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Archive for the ‘John Fogerty’ Category

Springsteen, U2, Queen, Joel, McCartney, Taylor Featured On “Rock Hall of Fame” Live Box Set

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Since its formation on April 20, 1983, The Rock and Roll Hall of Fame has inducted a slate of accomplished musicians into its ranks on a yearly basis, causing excitement, consternation and everything in between.  Though the worthiness of nominees and inductees is hotly debated with each “class” and a number of distinguished artists continue to be ignored year after year, one thing can be agreed upon: a lot of great music has been played for the Rock and Roll Hall of Fame.  It continues to host performances at its Cleveland home, which opened its doors in 1995.  Each year, inducted musicians take the stage in Cleveland and at a New York induction ceremony, often with old colleagues or young musicians whom they have influenced.  Hence, Eddie Vedder joined the remaining Doors for “Break On Through,” Bruce Springsteen teamed with Mick Jagger on “Satisfaction,” Dhani Harrison accompanied two Wilburys, Steve Winwood and Prince for his late father George’s “While My Guitar Gently Weeps,” and the Allman Brothers partnered with Sheryl Crow for “Midnight Rider.”

In past years, only one major album came from The Rock and Roll Hall of Fame and Museum’s vast archives, a 1996 release collecting performances from the 1995 concert that inaugurated the actual museum.  In 2009 and 2010, The Rock and Roll Hall of Fame teamed with Time-Life for a series of DVDs (available as a box set and individually) bringing together highlights from those often-controversial induction ceremonies, as well as CD and DVD releases of 2010’s 25th Anniversary concerts, held at New York’s Madison Square Garden.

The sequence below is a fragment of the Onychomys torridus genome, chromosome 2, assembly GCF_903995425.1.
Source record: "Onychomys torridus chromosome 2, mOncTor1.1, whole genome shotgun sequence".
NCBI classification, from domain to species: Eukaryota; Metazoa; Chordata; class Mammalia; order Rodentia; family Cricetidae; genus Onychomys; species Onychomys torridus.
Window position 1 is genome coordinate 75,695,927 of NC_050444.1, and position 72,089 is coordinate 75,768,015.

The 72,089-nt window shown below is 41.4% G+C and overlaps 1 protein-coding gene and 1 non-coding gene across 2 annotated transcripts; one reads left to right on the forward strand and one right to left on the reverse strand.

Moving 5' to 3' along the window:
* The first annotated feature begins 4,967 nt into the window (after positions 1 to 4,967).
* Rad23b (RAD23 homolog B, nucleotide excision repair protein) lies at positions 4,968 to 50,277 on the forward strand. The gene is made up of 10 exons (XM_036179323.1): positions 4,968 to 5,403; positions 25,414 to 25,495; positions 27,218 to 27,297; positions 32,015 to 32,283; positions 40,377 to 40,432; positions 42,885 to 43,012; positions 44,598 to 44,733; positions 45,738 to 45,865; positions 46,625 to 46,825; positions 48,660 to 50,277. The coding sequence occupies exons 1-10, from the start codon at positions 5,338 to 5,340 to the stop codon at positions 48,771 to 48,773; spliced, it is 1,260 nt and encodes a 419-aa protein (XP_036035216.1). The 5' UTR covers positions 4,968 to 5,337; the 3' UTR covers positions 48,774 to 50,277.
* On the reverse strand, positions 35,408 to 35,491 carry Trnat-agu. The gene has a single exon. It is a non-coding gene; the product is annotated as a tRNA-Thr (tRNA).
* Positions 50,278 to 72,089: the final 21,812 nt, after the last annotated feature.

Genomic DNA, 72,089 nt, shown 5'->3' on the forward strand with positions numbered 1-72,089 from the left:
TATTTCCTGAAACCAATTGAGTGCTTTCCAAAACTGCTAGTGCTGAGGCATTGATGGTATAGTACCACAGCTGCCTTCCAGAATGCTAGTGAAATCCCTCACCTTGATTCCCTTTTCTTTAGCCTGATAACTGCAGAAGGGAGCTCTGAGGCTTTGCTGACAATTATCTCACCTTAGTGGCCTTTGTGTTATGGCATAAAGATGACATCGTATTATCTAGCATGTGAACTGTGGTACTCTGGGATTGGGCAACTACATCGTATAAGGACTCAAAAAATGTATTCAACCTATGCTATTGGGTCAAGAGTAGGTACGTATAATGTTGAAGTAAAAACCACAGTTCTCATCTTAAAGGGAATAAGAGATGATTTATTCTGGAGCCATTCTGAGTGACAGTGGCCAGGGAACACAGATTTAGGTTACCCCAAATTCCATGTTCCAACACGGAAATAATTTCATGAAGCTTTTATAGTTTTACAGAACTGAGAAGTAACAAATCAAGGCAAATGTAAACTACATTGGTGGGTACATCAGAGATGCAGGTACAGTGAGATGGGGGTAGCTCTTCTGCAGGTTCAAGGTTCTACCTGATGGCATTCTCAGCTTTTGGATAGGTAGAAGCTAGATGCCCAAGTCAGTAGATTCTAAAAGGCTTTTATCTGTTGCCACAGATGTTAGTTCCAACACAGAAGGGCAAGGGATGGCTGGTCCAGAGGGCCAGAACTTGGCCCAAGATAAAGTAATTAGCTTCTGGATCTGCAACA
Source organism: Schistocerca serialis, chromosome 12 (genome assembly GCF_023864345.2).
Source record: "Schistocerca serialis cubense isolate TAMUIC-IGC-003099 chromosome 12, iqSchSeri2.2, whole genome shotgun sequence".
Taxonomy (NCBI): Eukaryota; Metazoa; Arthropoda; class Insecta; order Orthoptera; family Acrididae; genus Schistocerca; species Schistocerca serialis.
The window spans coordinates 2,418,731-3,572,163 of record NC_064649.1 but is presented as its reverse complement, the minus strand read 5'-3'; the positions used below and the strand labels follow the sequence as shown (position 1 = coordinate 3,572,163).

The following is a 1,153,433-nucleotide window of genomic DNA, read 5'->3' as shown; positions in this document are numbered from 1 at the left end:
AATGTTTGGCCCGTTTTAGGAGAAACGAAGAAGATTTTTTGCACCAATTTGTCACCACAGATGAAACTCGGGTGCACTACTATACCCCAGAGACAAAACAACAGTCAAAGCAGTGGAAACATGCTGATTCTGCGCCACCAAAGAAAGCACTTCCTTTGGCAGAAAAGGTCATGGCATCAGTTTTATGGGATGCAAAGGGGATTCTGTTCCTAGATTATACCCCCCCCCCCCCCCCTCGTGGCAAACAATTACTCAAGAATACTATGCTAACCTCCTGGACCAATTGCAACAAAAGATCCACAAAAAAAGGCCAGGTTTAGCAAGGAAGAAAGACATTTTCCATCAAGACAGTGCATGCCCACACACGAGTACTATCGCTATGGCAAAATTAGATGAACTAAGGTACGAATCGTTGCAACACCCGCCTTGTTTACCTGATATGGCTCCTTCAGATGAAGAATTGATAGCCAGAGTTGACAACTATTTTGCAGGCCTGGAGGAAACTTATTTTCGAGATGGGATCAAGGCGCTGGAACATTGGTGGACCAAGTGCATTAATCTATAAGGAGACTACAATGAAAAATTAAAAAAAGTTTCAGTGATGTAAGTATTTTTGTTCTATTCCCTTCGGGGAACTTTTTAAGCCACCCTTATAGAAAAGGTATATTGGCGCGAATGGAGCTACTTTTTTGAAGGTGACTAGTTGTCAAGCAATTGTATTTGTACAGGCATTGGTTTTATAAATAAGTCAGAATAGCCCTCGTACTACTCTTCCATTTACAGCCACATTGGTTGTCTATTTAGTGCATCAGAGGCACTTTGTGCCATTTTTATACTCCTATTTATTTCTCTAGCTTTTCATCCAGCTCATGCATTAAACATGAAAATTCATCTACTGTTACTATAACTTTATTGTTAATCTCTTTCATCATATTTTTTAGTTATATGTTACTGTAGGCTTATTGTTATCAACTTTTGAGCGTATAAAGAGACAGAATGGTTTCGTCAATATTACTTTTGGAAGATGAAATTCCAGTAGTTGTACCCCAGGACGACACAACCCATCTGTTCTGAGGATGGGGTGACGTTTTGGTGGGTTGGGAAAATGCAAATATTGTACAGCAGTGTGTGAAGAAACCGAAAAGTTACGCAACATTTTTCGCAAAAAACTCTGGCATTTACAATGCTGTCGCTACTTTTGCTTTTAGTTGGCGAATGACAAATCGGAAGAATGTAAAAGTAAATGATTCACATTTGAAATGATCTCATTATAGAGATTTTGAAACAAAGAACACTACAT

The Time-Life association will continue this fall with the release of Best of Rock and Roll Hall of Fame + Museum Live, a 3-disc box set bringing many of these blazing performances to CD for the very first time.  Longtime Hall supporter Bruce Springsteen appears no fewer than six times on the box, joined by performers like Chuck Berry, Wilson Pickett, Mick Jagger and U2.  It’s a guitar-lover’s dream when a team of axemen including Jeff Beck, Jimmy Page, Ron Wood, Joe Perry, Flea and Metallica take on “The Train Kept A-Rollin’,” and when Cream reunites on “Sunshine of Your Love” for the first time in over two decades.  Other highlights include James Taylor’s solo performance of Joni Mitchell’s “Woodstock,” the Dave Clark Five’s “Glad All Over” as interpreted by the supergroup of Billy Joel, Joan Jett, John Fogerty and John Mellencamp, and Green Day paying homage to the Ramones with “Blitzkrieg Bop.”  The Righteous Brothers and The Ronettes celebrate the heyday of Philles Records, and the definitive line-up of rock legends also includes Paul McCartney (“Let It Be”) and The Who (“Won’t Get Fooled Again”).

Hit the jump for more, including the full track listing! Read the rest of this entry »

Review: John Fogerty, “Centerfield: 25th Anniversary”